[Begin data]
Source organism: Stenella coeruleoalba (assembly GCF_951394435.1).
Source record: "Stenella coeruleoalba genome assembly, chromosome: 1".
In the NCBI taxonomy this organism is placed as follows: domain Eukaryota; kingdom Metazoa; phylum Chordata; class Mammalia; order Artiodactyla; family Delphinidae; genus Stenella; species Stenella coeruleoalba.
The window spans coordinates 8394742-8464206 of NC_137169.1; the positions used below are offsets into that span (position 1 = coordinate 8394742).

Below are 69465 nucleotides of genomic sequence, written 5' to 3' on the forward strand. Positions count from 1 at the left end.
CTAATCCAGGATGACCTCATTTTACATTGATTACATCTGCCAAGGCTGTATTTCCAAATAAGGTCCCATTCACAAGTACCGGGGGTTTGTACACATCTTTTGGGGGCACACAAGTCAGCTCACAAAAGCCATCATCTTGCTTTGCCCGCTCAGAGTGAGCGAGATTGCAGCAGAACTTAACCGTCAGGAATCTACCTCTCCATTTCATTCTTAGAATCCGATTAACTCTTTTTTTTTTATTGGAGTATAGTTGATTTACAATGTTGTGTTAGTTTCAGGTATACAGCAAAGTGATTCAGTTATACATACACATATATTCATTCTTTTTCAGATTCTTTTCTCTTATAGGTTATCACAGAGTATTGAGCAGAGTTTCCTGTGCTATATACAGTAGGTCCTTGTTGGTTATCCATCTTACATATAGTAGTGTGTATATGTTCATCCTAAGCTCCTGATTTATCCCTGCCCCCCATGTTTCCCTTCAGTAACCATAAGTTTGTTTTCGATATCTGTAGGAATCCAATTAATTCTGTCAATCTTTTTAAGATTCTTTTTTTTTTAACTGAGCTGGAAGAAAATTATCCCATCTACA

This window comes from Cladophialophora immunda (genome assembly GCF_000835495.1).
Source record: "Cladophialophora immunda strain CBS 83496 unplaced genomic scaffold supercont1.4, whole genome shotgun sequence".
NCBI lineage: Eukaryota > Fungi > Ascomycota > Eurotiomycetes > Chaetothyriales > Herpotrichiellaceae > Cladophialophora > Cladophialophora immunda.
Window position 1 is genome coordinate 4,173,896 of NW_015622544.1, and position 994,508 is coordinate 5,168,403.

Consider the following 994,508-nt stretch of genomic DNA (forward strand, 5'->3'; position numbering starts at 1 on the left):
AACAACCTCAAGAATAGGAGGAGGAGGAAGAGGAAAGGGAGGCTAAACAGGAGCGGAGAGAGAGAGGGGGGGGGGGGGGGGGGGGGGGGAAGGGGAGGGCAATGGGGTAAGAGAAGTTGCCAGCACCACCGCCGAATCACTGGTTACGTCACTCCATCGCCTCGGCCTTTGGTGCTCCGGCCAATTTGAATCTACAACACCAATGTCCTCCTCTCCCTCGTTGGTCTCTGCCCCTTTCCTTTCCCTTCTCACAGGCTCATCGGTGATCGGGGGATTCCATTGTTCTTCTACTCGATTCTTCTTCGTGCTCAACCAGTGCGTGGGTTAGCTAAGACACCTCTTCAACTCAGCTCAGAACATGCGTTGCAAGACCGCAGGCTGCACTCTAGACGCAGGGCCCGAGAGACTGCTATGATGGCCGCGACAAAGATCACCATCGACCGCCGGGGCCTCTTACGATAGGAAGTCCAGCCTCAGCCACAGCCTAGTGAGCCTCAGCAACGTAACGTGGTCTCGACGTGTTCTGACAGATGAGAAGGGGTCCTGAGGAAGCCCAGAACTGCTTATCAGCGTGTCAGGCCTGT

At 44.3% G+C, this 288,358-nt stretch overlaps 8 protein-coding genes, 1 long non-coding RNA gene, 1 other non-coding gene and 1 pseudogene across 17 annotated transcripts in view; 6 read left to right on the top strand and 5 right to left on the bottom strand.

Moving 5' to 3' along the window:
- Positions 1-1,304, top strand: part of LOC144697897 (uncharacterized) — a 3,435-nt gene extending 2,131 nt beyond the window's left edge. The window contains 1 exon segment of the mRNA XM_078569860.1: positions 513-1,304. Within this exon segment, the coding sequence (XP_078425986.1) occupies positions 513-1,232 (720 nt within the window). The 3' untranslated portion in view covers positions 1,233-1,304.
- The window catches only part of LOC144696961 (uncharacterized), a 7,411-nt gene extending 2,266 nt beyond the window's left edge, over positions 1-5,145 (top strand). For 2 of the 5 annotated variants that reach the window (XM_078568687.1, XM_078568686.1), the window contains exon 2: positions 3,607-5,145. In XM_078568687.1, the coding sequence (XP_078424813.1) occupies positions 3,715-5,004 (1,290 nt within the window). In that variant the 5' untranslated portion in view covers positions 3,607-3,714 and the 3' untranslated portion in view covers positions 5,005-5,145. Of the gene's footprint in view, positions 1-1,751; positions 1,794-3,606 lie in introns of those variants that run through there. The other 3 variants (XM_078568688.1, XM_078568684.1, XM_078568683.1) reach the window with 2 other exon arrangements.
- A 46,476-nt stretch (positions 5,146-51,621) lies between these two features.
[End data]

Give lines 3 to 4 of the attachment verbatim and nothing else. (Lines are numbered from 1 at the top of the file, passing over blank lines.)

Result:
In the NCBI taxonomy this organism is placed as follows: domain Eukaryota; kingdom Metazoa; phylum Chordata; class Mammalia; order Artiodactyla; family Delphinidae; genus Stenella; species Stenella coeruleoalba.
The window spans coordinates 8394742-8464206 of NC_137169.1; the positions used below are offsets into that span (position 1 = coordinate 8394742).